“It’s just that jazz ain’t cool anymore,” the sexy saxophonist is told in the new Amazon Prime dramatic feature “Sylvie’s Love.”
But Viola Davis’ title character in Netflix’s “Ma Rainey’s Black Bottom,” disagrees: “Blues helps you get out of bed in the morning.”
Who would have thought that one of the notable trends in filmed entertainment at this time would be an American art form born more than 120 years ago? Amid the stalled and rearranged film landscape of 2020, just as the Black Lives Matter movement re-emerged as a cultural force, numerous film and TV projects are celebrating jazz, blues and other music associated with the Black experience, and its historically challenging path to full respect.
“Sadly, these projects remain timelessly relevant,” said James Erskine, director of the new documentary, “Billie,” about legendary jazz and blues singer Billie Holiday.
Besides those “Sylvie’s Love” and “Ma Rainey,” consider “The Eddy,” a Damien Chazelle Netflix series starring André Holland as a musician running a Paris jazz club. Or Steve McQueen’s “Small Axe” anthology, which is filled with the sounds of Black British life (“The narrative is told through music,” McQueen said on “The Big Picture” podcast, “like putting together an album”). Next month, Hulu will release Lee Daniels’ feature “The United States vs Billie Holiday,” penned by playwright Suzan-Lori Parks.
Then there is “Soul,” Pixar’s latest, which focuses on a Black band teacher whose passion is playing jazz. He eventually teams up (up there) with a feline doppelganger who learns to love it, too. “One Night in Miami,” (due on Amazon on January 18) is not about music, per se, but features 1950s and ’60s pop and gospel singer Sam Cooke being lectured by Malcolm X for not using his fame to a better purpose. His final composition, “A Change Is Gonna Come,” became an anthem for the civil rights cause.
It may surprise some to learn that Cooke recorded “A Snatch of Jazz Music Volume 1,” which can be found on Spotify. But he knew from where he came. “Jazz is America’s one true original art form,” said Fabrice Lecomte, who composed all the music — including that played by the band — in “Sylvie’s Love.” Largely a composer of classical music, Lecomte has been a jazz aficionado all his life. “This could be a resurgence and I’m honored to be part of it,” he said of the current films. The authenticity of their music is primary. Jon Batiste similarly composed original music played by the pianist in “Soul.”
There is often confusion over the difference between blues and jazz, which both originated in the American South — blues, first, in the Delta, and then jazz in New Orleans — by the end of the 19th century. “They are definitely related,” Wayne Escoffery, who lectures on jazz at the Yale School of Music, explained. “They were born out of the same set of circumstances: slavery and Reconstruction.”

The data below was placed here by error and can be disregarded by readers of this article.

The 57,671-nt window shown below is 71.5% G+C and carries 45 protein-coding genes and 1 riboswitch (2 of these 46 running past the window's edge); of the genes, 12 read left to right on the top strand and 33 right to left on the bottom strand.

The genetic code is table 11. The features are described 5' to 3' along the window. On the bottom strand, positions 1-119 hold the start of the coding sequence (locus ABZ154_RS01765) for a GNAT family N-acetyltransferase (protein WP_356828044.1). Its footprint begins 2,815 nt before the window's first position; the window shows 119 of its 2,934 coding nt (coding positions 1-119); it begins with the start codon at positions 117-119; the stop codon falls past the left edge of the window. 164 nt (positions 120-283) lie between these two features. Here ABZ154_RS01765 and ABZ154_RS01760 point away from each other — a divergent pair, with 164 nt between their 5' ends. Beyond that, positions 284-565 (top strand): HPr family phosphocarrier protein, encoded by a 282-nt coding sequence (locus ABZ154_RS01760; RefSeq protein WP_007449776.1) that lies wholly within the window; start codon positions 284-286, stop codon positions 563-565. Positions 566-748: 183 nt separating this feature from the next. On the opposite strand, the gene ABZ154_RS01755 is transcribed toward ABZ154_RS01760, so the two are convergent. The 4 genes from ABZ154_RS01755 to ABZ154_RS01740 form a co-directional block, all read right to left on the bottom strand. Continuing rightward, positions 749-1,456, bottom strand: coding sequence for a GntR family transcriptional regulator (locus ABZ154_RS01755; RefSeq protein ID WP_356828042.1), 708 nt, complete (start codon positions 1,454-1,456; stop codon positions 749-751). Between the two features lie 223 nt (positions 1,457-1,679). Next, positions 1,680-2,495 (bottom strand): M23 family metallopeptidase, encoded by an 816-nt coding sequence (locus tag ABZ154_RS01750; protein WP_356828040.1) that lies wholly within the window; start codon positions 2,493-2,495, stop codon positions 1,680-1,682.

Blues almost always includes lyrics, employs a few basic chords and tends to be performed solo. Jazz veers toward instrumentals and improvisation and usually consists of ensembles. With the current film projects, the two genres can intersect. In fact, Ma Rainey may talk Blues, but one of her groups was called Ma Rainey and Her Georgia Jazz Band. In the film, Chadwick Boseman’s ambitious trumpeter is verbally punished for “improving,” a hint of the coming expansion into jazz.
The new projects fit well with how and why the music was created and shared in the first place; as forms of defiance, (not unlike ragtime, rock ‘n’ roll, and folk music would be later) often becoming the sole means of sharing stories. Between the 1920s and 1940s, “race records” were recorded and released, primarily by and for Blacks, though the artists were regularly exploited and ripped off by white artists. As James Erskine said, “Both Ma Rainey and Billie Holiday had to deal with the appropriation of their music. I hope the films shed a light on such historical and musical injustices.”
Those injustices have been part of film history, starting with the very first talkie, Al Jolson’s “The Jazz Singer.” That 1927 film classic was about a Jewish cantor who dons blackface to join a pop group. (Oy!) Bing Crosby, to his credit, promoted the musical genre and performed “Now You Has Jazz” with one of its icons, Louis Armstrong, in 1956’s “High Society.” But the film was about Crosby, Frank Sinatra and Grace Kelly in the land of the rich and entitled. For too long, white artists received the recognition due elsewhere. The first successful jazz album, in 1917, was by the Original New Orleans Dixieland Band, comprised of five white men. Let’s not forget that Elvis’ first hit was “That’s All Right (Mama),” though the original was written and performed by black bluesman Arthur Crudup.
Fabrice Lecomte’s hope is that the new films and TV shows will not only help give credit where it’s due, but bring in new fans. “My fear is that jazz became an intellectual niche, at which time we lost the youngsters,” he said.
Escoffery is more optimistic: “Students are becoming more and more interested in the historical significance of jazz, its use as a tool for integration and its place in the struggle for equality in America, just as much as being interested in the music itself.”
Popular and proven artists also help. Lin-Manuel Miranda has said he imagined Thomas Jefferson as “the jazz leading to Alexander Hamilton’s hip-hop.” In Martin Scorsese’s new documentary about Fran Lebowitz, the two discuss her love of Charles Mingus and the incomparable craft of Duke Ellington.
Wynton Marsalis, the artistic director of jazz at Lincoln Center, adds, “Jazz music is the perfect metaphor for democracy.” (Beginning January 15, you can stream his latest work, “For Democracy! Suite.”) In the meantime, re-watch Ken Burns’ 10 episodes of “Jazz” which, despite what Sylvie’s saxophonist was told, is clearly still very cool.
For the record: A previous version of this story misspelled Suzan-Lori Parks and Billie Holiday.